You may be tired of me linking back to previous features this week, but I’m going to do it one last time, but only because US Agent is a repaint and resculpt of Wave 2’s Bucky Cap, and so I’ll be referencing it frequently. US Agent is built off the exact same buck, with a new head sculpt, a new belt, and new gauntlets. Apart from those three areas, the figure is a straight repaint. Now, that’s not a complaint, mind you, Bucky Cap is a great figure to revisit. Besides, we all know by now that toy companies are resorting to heavy parts reuse to defray the rising costs of plastics and to make sure they’re able to make the most profit from your monies. I have no problem with the practice when parts re-use makes sense, and it certainly makes sense here.

So let’s take a quick look at what’s new. The new head sculpt is meatier than Bucky Cap’s, which does seem a little more proportionate to the body. The new hood has beefier wings and his ears are exposed. Walker looks plenty pissed, and while the overall sculpt is a little soft and not the best of what we’ve seen in this line, it does get the job done ok by me. US Agent’s portrait certainly oozes a ton of personality. The belt is a new, separate piece, but it appears to be permanently attached to the figure. Here’s the one stumbling block of the new figure. Bucky Cap had a functional holster and sheath and US Agent does not. Perhaps, Hasbro felt that if they kept the same gear on US Agent than collectors would have complained about too much being the same. Fair enough, but personally I would rather have retained the functionality of Bucky Cap’s belt. I especially lament the loss of the sheath, as I will likely never display US Agent holding his knife.

The new paint scheme is certainly appropriate to US Agent’s first costume. The black and red and white make for an intriguing motif and sets him apart from the Bucky Cap figure. There’s something a little off about the paint on the torso, though. It looks like Hasbro painted over the torso with some glossy paint and it doesn’t look so hot up near the shoulders. It may have something to do with the plastic. I’m not sure what it is, but it detracts slightly from the figure.

Since US Agent shares the same body as Bucky Cap, you’d probably expect him to have the same articulation, and you’d be right. The head is ball jointed and features that delightful extra hinge to help him look up. The arms feature ball joints in the shoulders, swivels in the biceps, double hinged elbows, and wrists with hinges and swivels. The legs are ball jointed at the hips, double hinged at the knees, feature swivels at the thighs and the tops of the boots, and have ankles with hinges and rocker joints. US Agent can also swivel at the waist and he features an ab crunch hinge. I can’t ask for much more articulation than this. Well done, Hasbro!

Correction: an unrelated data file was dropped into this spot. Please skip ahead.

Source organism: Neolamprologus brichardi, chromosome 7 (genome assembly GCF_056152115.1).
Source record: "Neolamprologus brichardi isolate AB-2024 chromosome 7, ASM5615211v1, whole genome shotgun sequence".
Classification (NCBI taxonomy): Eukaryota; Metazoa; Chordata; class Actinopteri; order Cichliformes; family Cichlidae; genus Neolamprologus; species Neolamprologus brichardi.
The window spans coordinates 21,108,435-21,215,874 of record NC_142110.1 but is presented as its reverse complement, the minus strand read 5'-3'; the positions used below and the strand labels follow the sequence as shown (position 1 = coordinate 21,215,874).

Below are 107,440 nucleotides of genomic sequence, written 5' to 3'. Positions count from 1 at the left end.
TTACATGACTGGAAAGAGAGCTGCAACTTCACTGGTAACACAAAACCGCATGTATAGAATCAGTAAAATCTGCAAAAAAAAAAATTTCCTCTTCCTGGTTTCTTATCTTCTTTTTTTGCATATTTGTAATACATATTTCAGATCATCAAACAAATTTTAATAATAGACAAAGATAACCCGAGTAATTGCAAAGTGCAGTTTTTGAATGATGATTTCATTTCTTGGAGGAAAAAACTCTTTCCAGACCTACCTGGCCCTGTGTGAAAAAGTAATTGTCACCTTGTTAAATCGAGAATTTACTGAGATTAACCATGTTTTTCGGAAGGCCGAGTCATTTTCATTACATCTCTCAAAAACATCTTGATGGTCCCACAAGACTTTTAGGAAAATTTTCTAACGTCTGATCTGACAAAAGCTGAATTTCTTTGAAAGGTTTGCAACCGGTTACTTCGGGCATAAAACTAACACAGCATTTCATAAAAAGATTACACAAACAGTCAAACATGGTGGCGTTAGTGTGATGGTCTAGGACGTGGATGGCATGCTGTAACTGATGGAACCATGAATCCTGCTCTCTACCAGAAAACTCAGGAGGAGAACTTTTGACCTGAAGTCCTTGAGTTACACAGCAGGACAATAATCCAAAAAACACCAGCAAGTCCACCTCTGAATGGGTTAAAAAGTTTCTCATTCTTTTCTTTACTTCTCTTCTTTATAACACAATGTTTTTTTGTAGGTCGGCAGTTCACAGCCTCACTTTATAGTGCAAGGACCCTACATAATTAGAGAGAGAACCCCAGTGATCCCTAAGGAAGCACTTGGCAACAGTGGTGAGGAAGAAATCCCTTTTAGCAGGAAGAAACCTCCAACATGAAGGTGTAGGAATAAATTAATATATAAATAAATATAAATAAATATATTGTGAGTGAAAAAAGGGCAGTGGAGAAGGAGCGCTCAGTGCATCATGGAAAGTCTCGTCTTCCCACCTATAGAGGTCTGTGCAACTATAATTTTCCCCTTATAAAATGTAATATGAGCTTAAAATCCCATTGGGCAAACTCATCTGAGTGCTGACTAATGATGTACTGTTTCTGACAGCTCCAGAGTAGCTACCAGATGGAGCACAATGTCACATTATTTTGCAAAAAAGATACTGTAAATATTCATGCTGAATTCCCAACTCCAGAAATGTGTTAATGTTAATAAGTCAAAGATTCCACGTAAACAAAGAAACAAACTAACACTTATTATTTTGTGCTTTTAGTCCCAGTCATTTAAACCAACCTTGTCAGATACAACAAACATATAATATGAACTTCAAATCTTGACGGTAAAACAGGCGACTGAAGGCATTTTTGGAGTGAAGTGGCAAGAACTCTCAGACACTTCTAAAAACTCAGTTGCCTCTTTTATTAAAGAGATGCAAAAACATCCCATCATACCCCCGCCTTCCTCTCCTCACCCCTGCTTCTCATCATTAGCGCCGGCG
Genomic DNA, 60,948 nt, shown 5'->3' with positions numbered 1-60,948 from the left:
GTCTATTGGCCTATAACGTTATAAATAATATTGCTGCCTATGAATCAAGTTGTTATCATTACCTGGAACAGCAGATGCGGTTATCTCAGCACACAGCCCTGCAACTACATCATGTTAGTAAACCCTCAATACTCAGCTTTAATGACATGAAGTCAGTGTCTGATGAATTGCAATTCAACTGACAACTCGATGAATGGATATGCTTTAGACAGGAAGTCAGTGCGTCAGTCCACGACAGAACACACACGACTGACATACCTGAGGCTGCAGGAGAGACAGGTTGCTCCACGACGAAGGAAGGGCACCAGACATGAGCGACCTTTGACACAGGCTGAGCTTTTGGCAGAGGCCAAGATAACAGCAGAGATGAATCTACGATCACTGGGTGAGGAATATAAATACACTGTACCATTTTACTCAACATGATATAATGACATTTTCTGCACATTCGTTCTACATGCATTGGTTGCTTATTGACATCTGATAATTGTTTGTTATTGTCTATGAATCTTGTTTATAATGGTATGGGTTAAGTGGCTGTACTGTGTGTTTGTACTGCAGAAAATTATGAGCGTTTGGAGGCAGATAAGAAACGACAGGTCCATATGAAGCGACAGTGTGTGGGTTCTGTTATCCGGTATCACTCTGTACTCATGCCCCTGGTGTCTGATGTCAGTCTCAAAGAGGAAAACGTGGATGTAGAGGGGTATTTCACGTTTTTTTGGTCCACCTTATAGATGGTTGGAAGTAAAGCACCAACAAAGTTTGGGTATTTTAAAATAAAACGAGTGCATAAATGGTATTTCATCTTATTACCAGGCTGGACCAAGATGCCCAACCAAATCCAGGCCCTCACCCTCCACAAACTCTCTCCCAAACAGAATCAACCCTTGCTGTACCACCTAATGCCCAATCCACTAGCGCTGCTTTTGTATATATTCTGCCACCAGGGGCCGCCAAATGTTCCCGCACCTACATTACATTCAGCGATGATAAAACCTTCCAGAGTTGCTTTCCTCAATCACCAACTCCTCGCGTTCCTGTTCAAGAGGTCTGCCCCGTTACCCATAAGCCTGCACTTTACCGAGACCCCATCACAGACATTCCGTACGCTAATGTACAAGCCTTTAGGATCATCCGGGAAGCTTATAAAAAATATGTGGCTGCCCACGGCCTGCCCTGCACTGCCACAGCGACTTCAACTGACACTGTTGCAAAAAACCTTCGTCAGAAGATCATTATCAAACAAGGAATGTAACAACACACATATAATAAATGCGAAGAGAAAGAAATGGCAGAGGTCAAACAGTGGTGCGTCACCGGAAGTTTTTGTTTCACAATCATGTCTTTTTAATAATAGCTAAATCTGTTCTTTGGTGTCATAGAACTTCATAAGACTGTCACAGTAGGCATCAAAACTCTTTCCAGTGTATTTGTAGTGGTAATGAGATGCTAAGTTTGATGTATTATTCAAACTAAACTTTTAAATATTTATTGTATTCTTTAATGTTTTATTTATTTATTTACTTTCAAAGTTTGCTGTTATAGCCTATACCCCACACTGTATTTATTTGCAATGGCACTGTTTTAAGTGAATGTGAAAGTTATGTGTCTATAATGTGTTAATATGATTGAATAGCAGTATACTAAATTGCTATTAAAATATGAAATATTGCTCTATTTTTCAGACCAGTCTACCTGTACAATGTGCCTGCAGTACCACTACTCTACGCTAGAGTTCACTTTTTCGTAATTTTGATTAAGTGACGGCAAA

US Agent comes with the same gear as Bucky Cap. You get his shield, an automatic pistol, and a combat knife. The knife is identical and I will likely lose it rather quickly since I have nowhere to put it. Maybe US Agent will trade it to Deadpool for some chimichangas. The pistol is repainted silver and black, which admittedly looks loads better than Bucky Cap’s unpainted, grey gun. US Agent’s shield is a snazzy black, white and red repaint of Bucky Cap’s shield and it features the same wrist clip and peg so that it can be stored on his back.

US Agent holds very few surprises. I knew going in that he was going to borrow heavily from last wave’s Bucky Cap, but it’s logical and prudent recycling that serves the character well. True, I lament the loss of the holster and sheath, but I can sort of understand why Hasbro did it. Otherwise, US Agent is a solid and very fun figure with excellent articulation. Yes, I’d rank him a little below Bucky Cap, but that may be as much because of my indifference to the character, rather than the quality of the figure.

Tomorrow, we’ll check out The Punisher!

Merry Christmas!

Yes, a hearty Merry Christmas to all!

I’m off celebrating with my family, then it’s home to enjoy some excellent brandy and watch the Doctor Who Christmas Special, and then early to bed, because I’ve got to be into work at a very uncivilized hour tomorrow.

Needless to say, I’m not doing a new feature today. Nonetheless, to keep the Marvel Legends Wave 3 week moving along, I’ll invite you to check out my features on the first two figures in the wave: Iron Man and Mystique, assuming of course you haven’t done so already.

I hope everyone has a great holiday, and be sure to take the time to enjoy the company of friends, family, or hopefully both.